Human Services to continue expanding Medicaid coverage
Published: July 1, 2014
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Human Services Commissioner Christopher Finch defended his $62 million General Fund budget in the Senate on Monday and updated senators on efforts to expand Medicaid in the territory.
"Whether or not to expand Medicaid is one of the hottest topics of debate in state budgets throughout the United States. Our approach is direct. We are working to expand Medicaid as fast and as much as we can," Finch said.
The Human Services Department administers the territory's Medicaid program, the Medical Assistance Program.
Medicaid is the nation's health care program for the poor. The states or territories share the cost of Medicaid with the federal government and create their own program plans, so Medicaid programs vary from jurisdiction to jurisdiction.
In April, the U.S. Centers for Medicare and Medicaid Services, CMS, deemed the territory had met the requirements under the Affordable Care Act to be considered a Medicaid Expansion State.
Therefore, the territory qualifies to receive a larger federal share for the Medical Assistance Program, although the amount still is not equivalent to what states get.
The federal matching rate for Medicaid expenses increases for two years from 55 percent to 57.2 percent, according to Finch. Once the territory adds childless adults as a covered group, the federal government will pay 78 percent of their costs, rising to 90 percent by 2019, he said.
"We have seen Medicaid grow from around 11,000 members to almost 14,000 members. The potential exists to expand to more than 25,000 members, thus greatly reducing the number of uninsured people and the burden on our hospitals and clinics," Finch said.
The department is working to build an integrated eligibility and enrollment system, which will be 90 percent federally funded if they can finish by December 2015, Finch said.
Any change to the territory's Medicaid program has to be approved by the federal government though a State Plan Amendment, or SPA. Since the department took over the Medicaid program from the V.I. Health Department in 2013, it has submitted about 15 amendments to expand eligibility, streamline processes and change payment methodology, according to Finch.
"Our SPA to add breast and cervical cancer coverage for the uninsured has just been approved, and we expect our SPA to add podiatry and optometry coverage to be approved very soon," Finch told the Senate Finance Committee on Monday.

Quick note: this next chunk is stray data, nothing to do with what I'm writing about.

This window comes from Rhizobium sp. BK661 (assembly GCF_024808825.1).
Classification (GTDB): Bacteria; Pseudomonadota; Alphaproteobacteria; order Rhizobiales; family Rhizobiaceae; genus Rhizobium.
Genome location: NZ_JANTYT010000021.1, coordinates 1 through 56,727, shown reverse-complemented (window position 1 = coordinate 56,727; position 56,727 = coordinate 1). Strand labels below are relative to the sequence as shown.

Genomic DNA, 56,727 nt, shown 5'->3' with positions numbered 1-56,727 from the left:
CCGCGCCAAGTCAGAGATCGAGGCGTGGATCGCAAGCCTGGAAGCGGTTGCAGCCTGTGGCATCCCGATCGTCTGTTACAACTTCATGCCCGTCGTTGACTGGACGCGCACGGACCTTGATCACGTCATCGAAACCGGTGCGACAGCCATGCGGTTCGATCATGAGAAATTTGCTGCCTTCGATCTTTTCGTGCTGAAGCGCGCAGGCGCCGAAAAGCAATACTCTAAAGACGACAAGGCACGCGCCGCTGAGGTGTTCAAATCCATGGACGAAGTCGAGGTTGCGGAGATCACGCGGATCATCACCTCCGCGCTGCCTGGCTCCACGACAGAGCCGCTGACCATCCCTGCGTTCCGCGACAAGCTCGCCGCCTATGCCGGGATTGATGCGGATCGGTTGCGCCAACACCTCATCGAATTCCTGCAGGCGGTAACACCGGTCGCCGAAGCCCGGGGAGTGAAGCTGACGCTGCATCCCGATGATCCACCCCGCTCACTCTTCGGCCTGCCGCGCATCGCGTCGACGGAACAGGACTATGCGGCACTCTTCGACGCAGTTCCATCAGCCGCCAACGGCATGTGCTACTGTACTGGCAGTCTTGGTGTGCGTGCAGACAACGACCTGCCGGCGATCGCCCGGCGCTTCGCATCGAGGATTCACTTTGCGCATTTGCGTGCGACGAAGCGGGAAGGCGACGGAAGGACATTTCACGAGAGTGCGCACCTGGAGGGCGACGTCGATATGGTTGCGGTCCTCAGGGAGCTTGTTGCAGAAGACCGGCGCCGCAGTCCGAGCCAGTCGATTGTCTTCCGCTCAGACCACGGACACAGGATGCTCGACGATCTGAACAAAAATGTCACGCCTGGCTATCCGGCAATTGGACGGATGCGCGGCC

"We are readying a SPA to allow presumptive eligibility for the hospitals, which enables them in an emergency to enroll seemingly qualified patients for temporary Medicaid coverage."
Human Services plans to continue Medicaid expansion in four phases, Finch said, and the first phase, to raise income eligibility limits for children and pregnant women, was implemented in August.
Finch said he had hoped the second phase - to reach out to people who would qualify but currently are not receiving Medicaid benefits - would have been done by now, but CMS rejected parts of the department's quick enrollment plan. Human Services now is waiting for CMS to approve its revised outreach and enrollment methodology, he said.
The third expansion is to increase income limits for all groups, and the fourth is to add childless adults as a covered group, Finch said.
FY 2015 budget request
The Human Services Department has a complex budget made up of many federal and local sources, Finch said.
The FY 2015 General Fund operating budget amount of $62.3 million funds the department's 10 divisions and many programs.
The governor has recommended the department also get about $5.5 million in the miscellaneous section of the executive budget, which includes: $3 million for Medicaid matching funds; $1.5 million for the energy crisis assistance program; $432,000 for the quality rating system for early childhood education; $475,200 for four nursing home beds at Sea View; and $86,400 for the cancer care program.
The department also gets about $3 million from three local funds: the Home for the Aged Revolving Fund; the Crisis Intervention Fund (which is re-granted to local nonprofits); and the Lottery's Pharmaceutical Assistance Fund.
About $2.1 million is earmarked for the department in the miscellaneous section of the budget, but the money is passed through Human Services and on to local nonprofits and service providers.
The department expects to receive about $68.6 million in federal funds in FY 2015, as well as $55 million in Supplemental Nutrition Assistance Program (formerly known as food stamps) funding, Finch said.
Overall, the department is expecting to receive about $196.6 million for FY 2015 operations, according to Finch.
- Contact Aldeth Lewin at 714-9111 or email email@example.com.